Mexican States Activities & Games

Instructor: Nora Jarvis

Nora has a Master's degree in teaching, and has taught a variety of elementary grades.

In your geography lessons, you might find yourself teaching your students about the Mexican states. In this lesson, you'll find a variety of activities and games that will engage your students.

Mexican States

The country of Mexico is made up of 31 states with a variety of geography and culture. As your students learn about Mexico and the different states that make up this country, you'll want to find activities and games that your students will learn from and enjoy as well. The following activities and games will give you a good place to start as you plan your unit.

Mexican Map

Divide your class into small groups of 3-4 students. Tell your students that they will research the different states in Mexico to create a large map on poster board, showcasing the different characteristics of each state. For instance, as they make the state Sinaloa, they might draw rivers since the state has many rivers that shape the lives of people living there as well as the environment of the area. Have your students create a key that shows what different symbols mean. You might extend this project by having your students display their maps on the walls. Then you can lead a discussion with your students in which they discuss differences and similarities between the maps.

Day in the Life

Have your students each choose one Mexican state to do their project on. They should research that state and write a biography of a fictional person living in that state. Their research might include popular occupations, whether it's urban or rural, and the environment of the area. Students will write a Day in the Life of a person in that state. Encourage your students to think about the following questions: Where would this person live? What kind of job might this person have? How does the environment affect this person's daily life?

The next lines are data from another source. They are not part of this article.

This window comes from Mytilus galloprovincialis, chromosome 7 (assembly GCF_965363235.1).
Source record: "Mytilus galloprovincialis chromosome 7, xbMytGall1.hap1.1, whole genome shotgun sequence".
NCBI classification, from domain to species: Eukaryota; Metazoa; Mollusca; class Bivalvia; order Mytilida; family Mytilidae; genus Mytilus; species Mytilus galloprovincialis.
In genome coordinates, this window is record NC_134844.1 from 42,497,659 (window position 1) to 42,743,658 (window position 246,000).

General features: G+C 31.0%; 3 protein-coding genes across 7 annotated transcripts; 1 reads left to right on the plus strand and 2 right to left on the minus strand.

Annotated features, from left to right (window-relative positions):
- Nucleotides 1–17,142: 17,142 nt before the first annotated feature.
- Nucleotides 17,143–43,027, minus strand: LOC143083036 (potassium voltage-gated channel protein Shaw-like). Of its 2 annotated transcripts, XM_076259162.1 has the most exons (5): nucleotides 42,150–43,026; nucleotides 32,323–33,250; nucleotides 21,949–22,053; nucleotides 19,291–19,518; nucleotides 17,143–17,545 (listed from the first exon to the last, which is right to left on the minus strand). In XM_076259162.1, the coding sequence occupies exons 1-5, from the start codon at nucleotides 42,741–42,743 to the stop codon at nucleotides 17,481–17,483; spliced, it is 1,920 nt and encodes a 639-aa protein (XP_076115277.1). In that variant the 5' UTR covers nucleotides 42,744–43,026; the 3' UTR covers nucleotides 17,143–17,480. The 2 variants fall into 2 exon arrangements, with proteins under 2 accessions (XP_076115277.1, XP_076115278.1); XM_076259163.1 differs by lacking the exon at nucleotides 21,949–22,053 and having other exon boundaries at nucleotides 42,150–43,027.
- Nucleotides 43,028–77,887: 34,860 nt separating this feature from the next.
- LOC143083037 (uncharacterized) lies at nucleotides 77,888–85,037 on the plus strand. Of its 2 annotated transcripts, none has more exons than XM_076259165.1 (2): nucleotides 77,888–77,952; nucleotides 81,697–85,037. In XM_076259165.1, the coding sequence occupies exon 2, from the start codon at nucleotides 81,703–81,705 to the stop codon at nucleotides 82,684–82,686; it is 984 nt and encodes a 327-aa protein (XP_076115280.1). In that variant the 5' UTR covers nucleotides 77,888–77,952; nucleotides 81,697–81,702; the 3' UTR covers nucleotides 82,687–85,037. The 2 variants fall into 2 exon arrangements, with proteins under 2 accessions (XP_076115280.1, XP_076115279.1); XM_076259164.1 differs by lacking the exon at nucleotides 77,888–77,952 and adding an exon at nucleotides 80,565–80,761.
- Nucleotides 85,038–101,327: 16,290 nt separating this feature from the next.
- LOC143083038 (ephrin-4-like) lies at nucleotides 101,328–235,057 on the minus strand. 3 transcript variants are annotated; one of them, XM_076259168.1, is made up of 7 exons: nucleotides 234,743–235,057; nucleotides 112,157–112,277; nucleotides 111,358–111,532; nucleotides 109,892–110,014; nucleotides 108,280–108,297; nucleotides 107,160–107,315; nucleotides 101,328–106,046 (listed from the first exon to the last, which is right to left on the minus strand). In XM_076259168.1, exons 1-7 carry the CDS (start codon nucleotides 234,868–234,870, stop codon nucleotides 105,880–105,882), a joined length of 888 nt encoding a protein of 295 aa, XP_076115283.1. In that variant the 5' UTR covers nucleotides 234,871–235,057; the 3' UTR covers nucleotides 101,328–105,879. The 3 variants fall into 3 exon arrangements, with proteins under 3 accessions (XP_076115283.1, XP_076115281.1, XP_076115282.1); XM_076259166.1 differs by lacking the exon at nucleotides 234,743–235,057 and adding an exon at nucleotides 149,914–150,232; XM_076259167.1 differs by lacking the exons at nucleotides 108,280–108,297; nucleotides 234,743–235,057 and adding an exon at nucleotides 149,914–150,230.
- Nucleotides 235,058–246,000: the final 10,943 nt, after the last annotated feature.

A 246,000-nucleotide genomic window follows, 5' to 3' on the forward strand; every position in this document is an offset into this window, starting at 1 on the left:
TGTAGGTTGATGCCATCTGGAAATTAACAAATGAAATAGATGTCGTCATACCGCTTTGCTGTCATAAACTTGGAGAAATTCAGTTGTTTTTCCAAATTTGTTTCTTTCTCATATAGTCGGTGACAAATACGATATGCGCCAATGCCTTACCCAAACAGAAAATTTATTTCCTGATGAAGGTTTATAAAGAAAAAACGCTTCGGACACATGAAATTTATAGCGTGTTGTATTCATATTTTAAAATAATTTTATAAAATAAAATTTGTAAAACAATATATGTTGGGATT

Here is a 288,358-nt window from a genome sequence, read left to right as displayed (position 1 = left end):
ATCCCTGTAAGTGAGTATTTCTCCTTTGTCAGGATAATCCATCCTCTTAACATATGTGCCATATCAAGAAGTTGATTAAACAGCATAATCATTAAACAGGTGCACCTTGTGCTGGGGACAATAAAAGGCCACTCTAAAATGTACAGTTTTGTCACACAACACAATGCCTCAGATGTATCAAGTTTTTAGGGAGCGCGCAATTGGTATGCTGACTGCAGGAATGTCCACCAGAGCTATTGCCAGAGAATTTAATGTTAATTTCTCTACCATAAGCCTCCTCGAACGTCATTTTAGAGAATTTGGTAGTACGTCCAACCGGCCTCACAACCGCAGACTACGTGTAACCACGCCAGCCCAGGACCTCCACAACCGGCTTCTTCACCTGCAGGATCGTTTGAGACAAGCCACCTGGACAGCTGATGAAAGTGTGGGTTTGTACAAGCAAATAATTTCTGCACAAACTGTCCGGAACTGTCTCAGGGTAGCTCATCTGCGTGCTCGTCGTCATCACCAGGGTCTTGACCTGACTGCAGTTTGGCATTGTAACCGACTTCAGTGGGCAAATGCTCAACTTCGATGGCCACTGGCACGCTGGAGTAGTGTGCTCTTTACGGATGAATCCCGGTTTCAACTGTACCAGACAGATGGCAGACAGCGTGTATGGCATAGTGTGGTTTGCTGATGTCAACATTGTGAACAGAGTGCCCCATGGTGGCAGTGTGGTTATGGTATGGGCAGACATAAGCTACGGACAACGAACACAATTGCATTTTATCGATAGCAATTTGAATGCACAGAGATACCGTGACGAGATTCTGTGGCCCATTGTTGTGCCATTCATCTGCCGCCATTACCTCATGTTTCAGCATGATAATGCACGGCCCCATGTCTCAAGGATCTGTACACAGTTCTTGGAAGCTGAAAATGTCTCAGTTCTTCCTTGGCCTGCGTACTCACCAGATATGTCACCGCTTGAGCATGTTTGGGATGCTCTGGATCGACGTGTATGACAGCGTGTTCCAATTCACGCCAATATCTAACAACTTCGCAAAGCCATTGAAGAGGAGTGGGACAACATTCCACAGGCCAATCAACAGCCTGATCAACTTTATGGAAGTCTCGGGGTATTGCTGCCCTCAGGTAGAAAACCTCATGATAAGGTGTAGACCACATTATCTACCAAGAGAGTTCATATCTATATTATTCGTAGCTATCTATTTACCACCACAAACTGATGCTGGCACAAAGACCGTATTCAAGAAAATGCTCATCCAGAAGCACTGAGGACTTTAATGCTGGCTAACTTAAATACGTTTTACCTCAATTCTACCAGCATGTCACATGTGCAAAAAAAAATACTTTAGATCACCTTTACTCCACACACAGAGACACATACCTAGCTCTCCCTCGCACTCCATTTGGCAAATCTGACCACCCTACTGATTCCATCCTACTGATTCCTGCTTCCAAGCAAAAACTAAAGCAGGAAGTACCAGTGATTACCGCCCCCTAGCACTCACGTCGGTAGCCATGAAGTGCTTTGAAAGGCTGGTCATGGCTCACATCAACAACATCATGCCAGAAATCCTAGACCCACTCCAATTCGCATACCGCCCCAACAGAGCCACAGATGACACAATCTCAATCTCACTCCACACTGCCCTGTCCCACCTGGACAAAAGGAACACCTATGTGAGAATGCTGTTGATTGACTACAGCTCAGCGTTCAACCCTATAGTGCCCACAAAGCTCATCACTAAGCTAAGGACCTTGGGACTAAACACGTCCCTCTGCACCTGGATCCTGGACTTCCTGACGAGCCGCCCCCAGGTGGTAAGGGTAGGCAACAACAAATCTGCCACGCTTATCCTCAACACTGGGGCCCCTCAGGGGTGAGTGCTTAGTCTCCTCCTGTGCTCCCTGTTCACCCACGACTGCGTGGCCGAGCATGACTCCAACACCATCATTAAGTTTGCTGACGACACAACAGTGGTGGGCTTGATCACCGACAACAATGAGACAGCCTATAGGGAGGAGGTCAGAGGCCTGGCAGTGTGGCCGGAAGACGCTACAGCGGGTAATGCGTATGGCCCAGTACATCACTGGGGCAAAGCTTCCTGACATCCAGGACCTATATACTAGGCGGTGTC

State Categories

After your students have done sufficient research on the states, you can have them decide on ways to categorize them. For instance, they might decide to create a category for environmental characteristics, such as mountainous states, or cultural features such as states that specialize in pottery production. Encourage your students to create a variety of categories. Afterwards, discuss with your students which kinds of categories they discussed and which similarities and differences they saw.

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